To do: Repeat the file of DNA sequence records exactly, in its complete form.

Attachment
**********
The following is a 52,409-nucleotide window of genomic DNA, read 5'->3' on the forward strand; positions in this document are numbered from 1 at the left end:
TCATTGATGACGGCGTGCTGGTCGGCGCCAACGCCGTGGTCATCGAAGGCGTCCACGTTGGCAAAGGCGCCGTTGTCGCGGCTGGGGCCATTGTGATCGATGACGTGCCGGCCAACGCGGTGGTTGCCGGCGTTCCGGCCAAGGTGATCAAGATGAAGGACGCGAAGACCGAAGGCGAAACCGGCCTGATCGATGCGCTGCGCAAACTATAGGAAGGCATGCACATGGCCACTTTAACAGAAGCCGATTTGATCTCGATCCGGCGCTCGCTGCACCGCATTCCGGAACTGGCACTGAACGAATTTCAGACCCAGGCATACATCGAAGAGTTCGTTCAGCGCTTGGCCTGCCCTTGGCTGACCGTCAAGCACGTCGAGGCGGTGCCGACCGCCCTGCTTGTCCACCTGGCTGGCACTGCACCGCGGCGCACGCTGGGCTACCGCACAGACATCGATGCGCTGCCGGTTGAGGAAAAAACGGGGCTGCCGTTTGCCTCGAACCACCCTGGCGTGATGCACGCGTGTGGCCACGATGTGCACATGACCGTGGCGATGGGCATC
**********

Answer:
The following is a 52,409-nucleotide window of genomic DNA, read 5'->3' on the forward strand; positions in this document are numbered from 1 at the left end:
TCATTGATGACGGCGTGCTGGTCGGCGCCAACGCCGTGGTCATCGAAGGCGTCCACGTTGGCAAAGGCGCCGTTGTCGCGGCTGGGGCCATTGTGATCGATGACGTGCCGGCCAACGCGGTGGTTGCCGGCGTTCCGGCCAAGGTGATCAAGATGAAGGACGCGAAGACCGAAGGCGAAACCGGCCTGATCGATGCGCTGCGCAAACTATAGGAAGGCATGCACATGGCCACTTTAACAGAAGCCGATTTGATCTCGATCCGGCGCTCGCTGCACCGCATTCCGGAACTGGCACTGAACGAATTTCAGACCCAGGCATACATCGAAGAGTTCGTTCAGCGCTTGGCCTGCCCTTGGCTGACCGTCAAGCACGTCGAGGCGGTGCCGACCGCCCTGCTTGTCCACCTGGCTGGCACTGCACCGCGGCGCACGCTGGGCTACCGCACAGACATCGATGCGCTGCCGGTTGAGGAAAAAACGGGGCTGCCGTTTGCCTCGAACCACCCTGGCGTGATGCACGCGTGTGGCCACGATGTGCACATGACCGTGGCGATGGGCATC